And your digital identity can most certainly be used against you when law enforcement, creditors, and government are involved.

“The social risks of immunity passports are great: it serves as a route to discrimination and exclusion, particularly if the powers to view these passports falls on people’s employers, or the police” — Privacy International

The digital identity agenda picked-up speed throughout 2020, starting with contact tracing and continuing with immunity passports to monitor and control citizen mobility for the greater good.

While tracking, tracing, and proving immunity can be greatly effective in reducing the risk of transmission and protecting those most vulnerable, these digital passports also risk enabling a global surveillance state that tramples over the constitutions of free nations the world over.

“Vaccine passports would create the backbone of an oppressive digital ID system and could easily lead to a health apartheid that’s incompatible with a free and democratic country” — Silkie Carlo, Big Brother Watch

According to Big Brother Watch director Silkie Carlo, “Vaccine passports would create the backbone of an oppressive digital ID system and could easily lead to a health apartheid that’s incompatible with a free and democratic country.”

“Digital IDs would lead to sensitive records spanning medical, work, travel, and biometric data about each and every one of us being held at the fingertips of authorities and state bureaucrats,” Carlo told The Guardian.

And while digital identities show great promise towards improving the livelihoods of millions, they are also used by authoritarian governments to profile and police citizen behavior, like how the Chinese Communist Party’s enforces its social credit system.

According to Privacy International, “The social risks of immunity passports are great: it serves as a route to discrimination and exclusion, particularly if the powers to view these passports falls on people’s employers, or the police.”

It doesn’t matter if they say it’s for the greater good, no society can truly be free when its citizens are denied the most basic of human rights

I don’t agree with mandatory or coercive rollouts of COVID vaccine passports because I believe in the individual’s right to choose what to put in their body and that nobody should be denied their rights for choosing to abstain.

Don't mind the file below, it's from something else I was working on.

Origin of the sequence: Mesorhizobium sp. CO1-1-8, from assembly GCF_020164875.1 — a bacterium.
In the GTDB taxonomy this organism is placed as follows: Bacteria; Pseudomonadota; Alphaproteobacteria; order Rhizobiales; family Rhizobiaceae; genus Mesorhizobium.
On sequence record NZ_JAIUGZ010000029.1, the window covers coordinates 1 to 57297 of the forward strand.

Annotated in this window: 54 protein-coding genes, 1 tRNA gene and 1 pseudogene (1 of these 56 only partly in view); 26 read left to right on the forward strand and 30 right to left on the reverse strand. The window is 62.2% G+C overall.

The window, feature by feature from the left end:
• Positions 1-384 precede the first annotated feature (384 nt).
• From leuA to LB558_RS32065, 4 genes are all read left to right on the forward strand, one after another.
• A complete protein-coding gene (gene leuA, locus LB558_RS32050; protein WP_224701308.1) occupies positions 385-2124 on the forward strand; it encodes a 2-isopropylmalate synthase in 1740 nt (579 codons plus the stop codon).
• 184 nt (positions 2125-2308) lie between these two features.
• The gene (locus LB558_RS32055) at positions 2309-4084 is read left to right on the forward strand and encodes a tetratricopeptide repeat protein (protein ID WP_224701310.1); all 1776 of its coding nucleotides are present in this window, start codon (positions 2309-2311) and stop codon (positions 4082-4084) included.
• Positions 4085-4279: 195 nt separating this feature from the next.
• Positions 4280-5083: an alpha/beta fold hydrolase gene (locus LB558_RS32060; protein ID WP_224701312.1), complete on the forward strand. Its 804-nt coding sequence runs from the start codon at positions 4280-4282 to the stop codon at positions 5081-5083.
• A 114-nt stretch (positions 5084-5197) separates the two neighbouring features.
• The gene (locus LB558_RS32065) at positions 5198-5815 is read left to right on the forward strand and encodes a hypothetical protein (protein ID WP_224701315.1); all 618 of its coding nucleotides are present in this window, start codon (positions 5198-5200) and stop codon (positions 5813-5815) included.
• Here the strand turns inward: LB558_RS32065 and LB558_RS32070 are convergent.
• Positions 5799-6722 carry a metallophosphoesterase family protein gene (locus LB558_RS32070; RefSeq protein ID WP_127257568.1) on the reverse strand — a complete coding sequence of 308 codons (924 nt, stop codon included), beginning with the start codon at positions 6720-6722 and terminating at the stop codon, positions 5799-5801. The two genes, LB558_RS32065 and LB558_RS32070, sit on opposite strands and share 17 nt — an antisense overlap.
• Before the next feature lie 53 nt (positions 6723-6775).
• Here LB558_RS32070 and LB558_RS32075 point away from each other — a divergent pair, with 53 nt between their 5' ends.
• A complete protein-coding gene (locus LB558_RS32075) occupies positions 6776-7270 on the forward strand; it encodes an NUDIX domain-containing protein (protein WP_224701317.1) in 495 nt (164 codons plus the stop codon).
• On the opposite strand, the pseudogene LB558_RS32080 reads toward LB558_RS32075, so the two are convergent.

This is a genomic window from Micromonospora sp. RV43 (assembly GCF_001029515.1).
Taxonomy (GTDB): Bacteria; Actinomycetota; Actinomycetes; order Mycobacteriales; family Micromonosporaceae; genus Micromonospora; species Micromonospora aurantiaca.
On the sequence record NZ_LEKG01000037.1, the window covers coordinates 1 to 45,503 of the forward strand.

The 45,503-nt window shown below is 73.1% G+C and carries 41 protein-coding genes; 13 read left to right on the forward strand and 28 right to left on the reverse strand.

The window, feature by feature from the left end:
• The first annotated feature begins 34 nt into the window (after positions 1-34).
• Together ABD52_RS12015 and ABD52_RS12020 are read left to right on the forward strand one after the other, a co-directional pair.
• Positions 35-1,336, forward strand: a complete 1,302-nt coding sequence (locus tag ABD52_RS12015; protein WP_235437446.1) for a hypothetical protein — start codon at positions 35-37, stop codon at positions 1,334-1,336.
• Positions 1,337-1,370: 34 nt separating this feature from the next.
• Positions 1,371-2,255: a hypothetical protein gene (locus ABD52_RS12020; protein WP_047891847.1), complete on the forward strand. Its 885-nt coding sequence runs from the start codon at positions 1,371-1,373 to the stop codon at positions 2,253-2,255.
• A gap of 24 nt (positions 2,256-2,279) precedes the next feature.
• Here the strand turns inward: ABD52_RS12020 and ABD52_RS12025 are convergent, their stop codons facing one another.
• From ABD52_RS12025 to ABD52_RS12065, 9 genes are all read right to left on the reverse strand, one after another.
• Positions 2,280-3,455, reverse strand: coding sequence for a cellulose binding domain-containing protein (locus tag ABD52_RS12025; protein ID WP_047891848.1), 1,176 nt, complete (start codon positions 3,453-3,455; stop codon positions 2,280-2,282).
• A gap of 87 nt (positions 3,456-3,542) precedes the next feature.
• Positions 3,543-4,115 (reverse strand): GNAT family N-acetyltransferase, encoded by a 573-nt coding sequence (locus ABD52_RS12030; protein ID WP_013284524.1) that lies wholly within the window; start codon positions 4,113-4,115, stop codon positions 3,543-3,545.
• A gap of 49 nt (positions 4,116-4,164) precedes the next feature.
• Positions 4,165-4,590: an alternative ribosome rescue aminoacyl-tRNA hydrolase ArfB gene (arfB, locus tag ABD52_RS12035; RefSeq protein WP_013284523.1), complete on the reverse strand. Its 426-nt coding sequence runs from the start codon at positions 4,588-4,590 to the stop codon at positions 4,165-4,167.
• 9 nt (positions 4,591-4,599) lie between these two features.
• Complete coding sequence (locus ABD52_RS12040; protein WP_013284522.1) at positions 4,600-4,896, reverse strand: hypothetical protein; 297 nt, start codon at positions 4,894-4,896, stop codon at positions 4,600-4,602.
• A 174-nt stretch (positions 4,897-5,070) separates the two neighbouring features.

Furthermore, the notion of COVID vaccine passports being used as stepping stones towards enacting digital identity schemes that run the risk of enabling social credit systems like the one used in Communist China is most alarming to me.

I understand that many people are in favor of vaccine passports, and therefore the vaccines themselves, and I believe that they believe it’s for the greater good.

I can’t argue against that, and I applaud their conviction.

They made their informed choice, and my argument is that they should extend the same courtesy and allow others to make theirs.

Because once we begin to surrender our fundamental freedoms, there’s no guarantee we’ll ever get them back.

There will always be a new crisis ripe for exploitation.

It doesn’t matter if they say their technocratic solution is for the greater good, no society can truly be free when its citizens are denied the most basic of human rights.

Your digital identity can be used against you in the event of a great reset

WHO says govts shouldn’t use COVID passports for international travel as public & private sectors prep rollouts

COVID vaccine passport rollouts ‘not currently justified’, risk normalizing health surveillance: UK think tank report

Major airlines looking to ‘make digital health passports workable & easy on passengers’: A4A president testifies

Proof of COVID jab will be required for essential domestic activities & global travel: think tank report

11 Comments

  1. […] YOUR PATERNAL UNCLE, SAM: Vaccine Passports ‘prohibiting unvaccinated from boarding airplanes, attending social and cultural events, entering theaters, hotels. museums, gyms, dance clubs, swimming pools, hair salons, wedding halls, tattoo parlours, restaurants, coffee shops’ … Meant to ‘coerce people into accepting injections’ … ‘those not persuaded to submit medical procedures will be forced to live a “life worse than death“ […]

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Tim Hinchliffe
Tim Hinchliffe is the editor of The Sociable. His passions include writing about how technology impacts society and the parallels between Artificial Intelligence and Mythology. Previously, he was a reporter for the Ghanaian Chronicle in West Africa and an editor at Colombia Reports in South America. tim@sociable.co